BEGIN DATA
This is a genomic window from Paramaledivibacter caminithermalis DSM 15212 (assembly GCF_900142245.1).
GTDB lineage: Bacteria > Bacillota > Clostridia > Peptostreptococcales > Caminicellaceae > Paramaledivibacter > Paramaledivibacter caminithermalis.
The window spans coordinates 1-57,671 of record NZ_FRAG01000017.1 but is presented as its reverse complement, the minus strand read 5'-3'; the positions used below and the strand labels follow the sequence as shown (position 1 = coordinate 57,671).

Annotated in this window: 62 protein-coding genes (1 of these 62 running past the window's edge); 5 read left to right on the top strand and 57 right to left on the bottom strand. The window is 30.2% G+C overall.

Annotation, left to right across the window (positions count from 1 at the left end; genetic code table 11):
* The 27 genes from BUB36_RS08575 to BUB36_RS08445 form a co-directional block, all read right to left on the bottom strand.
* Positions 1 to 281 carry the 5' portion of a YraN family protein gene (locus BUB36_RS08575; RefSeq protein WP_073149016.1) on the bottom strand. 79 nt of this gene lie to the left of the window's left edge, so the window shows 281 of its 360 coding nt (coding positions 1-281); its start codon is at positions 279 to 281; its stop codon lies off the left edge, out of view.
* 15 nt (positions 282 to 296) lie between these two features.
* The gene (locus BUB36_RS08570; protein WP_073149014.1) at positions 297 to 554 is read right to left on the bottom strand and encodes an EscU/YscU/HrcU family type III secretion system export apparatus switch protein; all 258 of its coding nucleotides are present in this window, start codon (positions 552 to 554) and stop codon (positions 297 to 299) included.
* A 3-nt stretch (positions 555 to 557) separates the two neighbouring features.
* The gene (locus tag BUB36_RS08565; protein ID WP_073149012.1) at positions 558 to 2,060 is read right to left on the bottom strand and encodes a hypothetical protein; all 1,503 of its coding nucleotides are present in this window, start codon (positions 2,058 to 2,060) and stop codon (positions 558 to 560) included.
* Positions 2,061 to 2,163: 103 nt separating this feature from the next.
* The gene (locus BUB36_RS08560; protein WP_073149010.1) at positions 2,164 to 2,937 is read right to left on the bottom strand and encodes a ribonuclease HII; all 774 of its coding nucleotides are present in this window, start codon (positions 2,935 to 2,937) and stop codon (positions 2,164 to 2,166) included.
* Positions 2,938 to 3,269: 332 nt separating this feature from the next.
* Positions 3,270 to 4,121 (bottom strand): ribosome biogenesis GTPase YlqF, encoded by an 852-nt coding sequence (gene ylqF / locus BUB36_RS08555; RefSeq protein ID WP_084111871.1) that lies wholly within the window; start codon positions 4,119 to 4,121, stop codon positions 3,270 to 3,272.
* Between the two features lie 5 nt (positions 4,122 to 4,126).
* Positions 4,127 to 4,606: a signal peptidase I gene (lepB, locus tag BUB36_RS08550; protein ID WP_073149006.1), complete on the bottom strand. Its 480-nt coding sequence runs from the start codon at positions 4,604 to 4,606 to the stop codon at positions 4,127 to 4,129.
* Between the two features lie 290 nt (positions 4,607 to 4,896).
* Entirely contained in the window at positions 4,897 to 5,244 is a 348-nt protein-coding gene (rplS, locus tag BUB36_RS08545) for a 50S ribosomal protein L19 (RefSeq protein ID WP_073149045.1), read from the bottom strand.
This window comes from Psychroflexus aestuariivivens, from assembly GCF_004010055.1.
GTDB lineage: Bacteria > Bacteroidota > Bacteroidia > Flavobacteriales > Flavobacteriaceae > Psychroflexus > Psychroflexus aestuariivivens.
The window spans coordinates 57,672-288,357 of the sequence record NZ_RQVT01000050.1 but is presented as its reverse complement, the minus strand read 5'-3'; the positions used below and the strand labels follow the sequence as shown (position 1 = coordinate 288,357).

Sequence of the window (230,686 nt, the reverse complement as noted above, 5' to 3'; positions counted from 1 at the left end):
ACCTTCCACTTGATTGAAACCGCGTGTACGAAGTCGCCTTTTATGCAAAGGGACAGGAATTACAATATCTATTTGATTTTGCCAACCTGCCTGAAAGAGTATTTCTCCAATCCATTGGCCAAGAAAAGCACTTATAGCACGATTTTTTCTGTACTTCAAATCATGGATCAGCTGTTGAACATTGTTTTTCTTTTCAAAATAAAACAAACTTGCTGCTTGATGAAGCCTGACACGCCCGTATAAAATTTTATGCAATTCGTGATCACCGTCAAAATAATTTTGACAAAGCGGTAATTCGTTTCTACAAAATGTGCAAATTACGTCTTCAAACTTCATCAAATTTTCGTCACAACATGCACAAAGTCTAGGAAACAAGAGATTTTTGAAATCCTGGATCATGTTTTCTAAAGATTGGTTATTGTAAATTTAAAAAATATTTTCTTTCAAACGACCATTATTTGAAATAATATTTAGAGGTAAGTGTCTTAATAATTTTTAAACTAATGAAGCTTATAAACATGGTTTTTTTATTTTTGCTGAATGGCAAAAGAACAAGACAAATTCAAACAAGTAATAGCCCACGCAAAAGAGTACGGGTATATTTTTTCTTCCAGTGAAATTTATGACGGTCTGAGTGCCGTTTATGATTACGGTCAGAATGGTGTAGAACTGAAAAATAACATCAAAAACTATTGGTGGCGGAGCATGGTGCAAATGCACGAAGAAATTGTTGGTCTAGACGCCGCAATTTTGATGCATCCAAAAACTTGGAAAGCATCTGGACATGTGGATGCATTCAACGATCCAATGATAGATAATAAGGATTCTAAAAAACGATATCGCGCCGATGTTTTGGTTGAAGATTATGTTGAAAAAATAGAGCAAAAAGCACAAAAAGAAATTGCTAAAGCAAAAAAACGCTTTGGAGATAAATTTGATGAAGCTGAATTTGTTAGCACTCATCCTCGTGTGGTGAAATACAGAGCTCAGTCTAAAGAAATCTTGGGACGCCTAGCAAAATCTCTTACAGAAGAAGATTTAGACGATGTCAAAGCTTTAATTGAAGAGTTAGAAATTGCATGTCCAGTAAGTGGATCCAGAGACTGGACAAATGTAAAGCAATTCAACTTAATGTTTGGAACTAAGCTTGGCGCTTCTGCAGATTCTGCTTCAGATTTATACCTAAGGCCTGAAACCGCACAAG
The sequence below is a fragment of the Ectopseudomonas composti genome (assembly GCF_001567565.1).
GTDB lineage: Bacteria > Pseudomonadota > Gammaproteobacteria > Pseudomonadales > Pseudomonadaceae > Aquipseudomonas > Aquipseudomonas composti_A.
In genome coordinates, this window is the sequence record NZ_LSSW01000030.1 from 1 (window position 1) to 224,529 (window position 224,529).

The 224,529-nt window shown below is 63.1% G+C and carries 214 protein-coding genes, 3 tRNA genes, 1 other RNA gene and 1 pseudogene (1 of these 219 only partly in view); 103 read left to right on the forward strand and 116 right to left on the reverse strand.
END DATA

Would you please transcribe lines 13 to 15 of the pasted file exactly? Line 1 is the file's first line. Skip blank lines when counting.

* The gene (locus BUB36_RS08560; protein WP_073149010.1) at positions 2,164 to 2,937 is read right to left on the bottom strand and encodes a ribonuclease HII; all 774 of its coding nucleotides are present in this window, start codon (positions 2,935 to 2,937) and stop codon (positions 2,164 to 2,166) included.
* Positions 2,938 to 3,269: 332 nt separating this feature from the next.
* Positions 3,270 to 4,121 (bottom strand): ribosome biogenesis GTPase YlqF, encoded by an 852-nt coding sequence (gene ylqF / locus BUB36_RS08555; RefSeq protein ID WP_084111871.1) that lies wholly within the window; start codon positions 4,119 to 4,121, stop codon positions 3,270 to 3,272.